Indonesia is protecting its South China Sea territory against ‘foreign’ threats


Southeast Asia’s largest economy is defending its maritime rights within the disputed South China Sea in a perceived act against Chinese encroachment.

Indonesia has long maintained an exclusive economic zone in waters claimed by Beijing, but unlike many of its neighbors, it’s never been a player in the long-simmering conflict that’s weighed on intra-Asian relations. China, Vietnam, the Philippines, Malaysia, Brunei and Taiwan all assert sovereign rights over parts of the South China Sea, which is rich in resources and boasts key maritime routes.

Recent actions revealed Jakarta’s heightened commitment to safeguarding its boundary as Beijing expands its footprint in the area.

On Friday, President Joko Widodo’s administration renamed the northern side of its economic zone, home to significant oil and gas activity, as the North Natuna Sea. That same day, Indonesia’s military signed a memorandum of understanding with the Ministry of Energy and Mineral Resources to provide land and maritime security for resource exploration activities.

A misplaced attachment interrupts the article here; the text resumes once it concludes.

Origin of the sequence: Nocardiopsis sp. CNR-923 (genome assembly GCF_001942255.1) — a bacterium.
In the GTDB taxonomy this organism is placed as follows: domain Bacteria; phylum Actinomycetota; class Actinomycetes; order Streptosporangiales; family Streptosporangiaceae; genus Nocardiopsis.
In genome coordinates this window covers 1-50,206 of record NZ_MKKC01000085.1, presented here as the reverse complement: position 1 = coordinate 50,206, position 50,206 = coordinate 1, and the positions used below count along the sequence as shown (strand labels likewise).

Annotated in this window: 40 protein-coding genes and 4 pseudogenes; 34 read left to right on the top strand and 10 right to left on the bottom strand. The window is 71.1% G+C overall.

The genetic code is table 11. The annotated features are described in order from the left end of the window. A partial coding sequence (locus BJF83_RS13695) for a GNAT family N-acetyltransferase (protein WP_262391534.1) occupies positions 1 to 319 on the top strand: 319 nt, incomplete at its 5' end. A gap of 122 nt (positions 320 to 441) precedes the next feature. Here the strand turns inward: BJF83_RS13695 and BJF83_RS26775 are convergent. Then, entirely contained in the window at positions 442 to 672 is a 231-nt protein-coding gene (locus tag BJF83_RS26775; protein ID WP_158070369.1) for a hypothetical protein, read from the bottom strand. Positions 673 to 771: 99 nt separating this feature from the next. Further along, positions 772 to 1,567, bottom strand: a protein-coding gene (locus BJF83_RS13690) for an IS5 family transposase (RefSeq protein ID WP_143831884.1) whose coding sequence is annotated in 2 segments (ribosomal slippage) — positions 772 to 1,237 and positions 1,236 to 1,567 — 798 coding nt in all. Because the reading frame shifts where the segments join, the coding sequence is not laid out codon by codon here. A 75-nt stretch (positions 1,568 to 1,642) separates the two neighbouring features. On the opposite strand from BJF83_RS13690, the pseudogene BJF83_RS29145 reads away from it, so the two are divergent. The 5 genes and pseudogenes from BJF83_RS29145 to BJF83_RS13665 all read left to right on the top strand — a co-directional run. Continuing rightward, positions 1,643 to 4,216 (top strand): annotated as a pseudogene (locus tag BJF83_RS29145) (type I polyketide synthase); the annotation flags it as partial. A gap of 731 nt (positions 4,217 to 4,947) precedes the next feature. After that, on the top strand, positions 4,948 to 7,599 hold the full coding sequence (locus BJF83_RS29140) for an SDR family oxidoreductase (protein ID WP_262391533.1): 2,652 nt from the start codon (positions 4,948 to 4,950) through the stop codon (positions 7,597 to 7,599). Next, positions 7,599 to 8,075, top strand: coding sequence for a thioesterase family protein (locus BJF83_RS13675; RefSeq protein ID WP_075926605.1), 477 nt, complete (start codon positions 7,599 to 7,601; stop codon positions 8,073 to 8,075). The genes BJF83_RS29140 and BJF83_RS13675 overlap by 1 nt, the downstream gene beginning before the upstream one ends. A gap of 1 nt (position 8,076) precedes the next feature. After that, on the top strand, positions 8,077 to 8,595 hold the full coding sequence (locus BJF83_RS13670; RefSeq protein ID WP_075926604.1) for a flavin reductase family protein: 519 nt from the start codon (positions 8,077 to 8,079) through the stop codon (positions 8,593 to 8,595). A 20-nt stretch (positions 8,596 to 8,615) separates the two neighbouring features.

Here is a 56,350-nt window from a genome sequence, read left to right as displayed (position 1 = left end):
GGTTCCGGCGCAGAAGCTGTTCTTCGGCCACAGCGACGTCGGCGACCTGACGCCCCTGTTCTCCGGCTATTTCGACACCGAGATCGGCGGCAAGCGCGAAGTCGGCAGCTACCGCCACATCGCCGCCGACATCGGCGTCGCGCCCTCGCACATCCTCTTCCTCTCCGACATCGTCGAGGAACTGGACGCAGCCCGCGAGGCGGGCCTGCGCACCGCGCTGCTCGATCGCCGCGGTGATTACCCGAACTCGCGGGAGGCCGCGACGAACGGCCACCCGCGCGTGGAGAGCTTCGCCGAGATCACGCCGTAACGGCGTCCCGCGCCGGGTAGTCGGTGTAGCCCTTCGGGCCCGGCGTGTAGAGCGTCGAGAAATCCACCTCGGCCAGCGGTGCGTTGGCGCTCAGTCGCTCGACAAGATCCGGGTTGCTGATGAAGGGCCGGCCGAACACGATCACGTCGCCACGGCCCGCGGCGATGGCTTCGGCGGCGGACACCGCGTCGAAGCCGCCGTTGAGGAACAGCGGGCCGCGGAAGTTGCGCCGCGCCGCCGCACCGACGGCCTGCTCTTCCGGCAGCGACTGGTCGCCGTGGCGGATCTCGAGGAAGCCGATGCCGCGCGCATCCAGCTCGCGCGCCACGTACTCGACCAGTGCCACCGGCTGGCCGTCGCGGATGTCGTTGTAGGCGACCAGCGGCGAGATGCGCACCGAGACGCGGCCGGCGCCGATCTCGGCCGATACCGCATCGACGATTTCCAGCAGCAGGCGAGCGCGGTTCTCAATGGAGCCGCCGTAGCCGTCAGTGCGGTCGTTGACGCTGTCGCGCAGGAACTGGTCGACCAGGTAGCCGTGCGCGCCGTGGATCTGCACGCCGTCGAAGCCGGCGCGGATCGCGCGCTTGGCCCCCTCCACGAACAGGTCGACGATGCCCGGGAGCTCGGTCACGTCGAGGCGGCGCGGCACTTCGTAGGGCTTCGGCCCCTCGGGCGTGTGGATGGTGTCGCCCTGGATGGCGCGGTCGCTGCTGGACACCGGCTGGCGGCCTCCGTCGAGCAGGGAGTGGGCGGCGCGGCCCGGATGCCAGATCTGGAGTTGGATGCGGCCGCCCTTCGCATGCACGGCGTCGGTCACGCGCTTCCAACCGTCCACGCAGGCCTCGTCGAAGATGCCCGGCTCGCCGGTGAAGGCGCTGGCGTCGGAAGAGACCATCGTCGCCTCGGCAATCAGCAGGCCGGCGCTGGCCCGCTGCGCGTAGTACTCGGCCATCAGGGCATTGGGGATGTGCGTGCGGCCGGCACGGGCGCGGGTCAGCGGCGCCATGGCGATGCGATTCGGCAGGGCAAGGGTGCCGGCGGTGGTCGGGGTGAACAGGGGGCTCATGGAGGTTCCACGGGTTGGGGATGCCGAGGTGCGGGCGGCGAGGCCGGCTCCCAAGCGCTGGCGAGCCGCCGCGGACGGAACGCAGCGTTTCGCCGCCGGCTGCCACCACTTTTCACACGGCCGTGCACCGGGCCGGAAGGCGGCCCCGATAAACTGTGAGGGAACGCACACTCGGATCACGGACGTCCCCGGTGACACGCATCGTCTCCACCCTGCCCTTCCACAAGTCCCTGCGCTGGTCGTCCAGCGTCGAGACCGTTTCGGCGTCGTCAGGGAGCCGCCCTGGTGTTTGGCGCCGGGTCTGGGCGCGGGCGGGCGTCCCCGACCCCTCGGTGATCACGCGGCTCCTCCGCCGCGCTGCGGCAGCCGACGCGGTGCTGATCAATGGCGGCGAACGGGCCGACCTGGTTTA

Justifying the move, General Gatot Nurmantyo said offshore drilling activities were often disturbed by “foreign-flagged vessels,” The Jakarta Post quoted him as saying.

Those foreign ships are widely believed to be Chinese.

“This is almost certainly aimed at protecting Indonesia’s sovereign rights in the vicinity of the Natunas from encroachments by China, though of course Jakarta would never name and shame China publicly,” said Ian Storey, senior fellow at Singapore-based think tank ISEAS-Yusof Ishak Institute.

“As China’s navy grows stronger, and its large fishing fleets move further south in search of lucrative fish stocks, Jakarta’s concerns have grown, as well as its determination to safeguard its maritime resources.”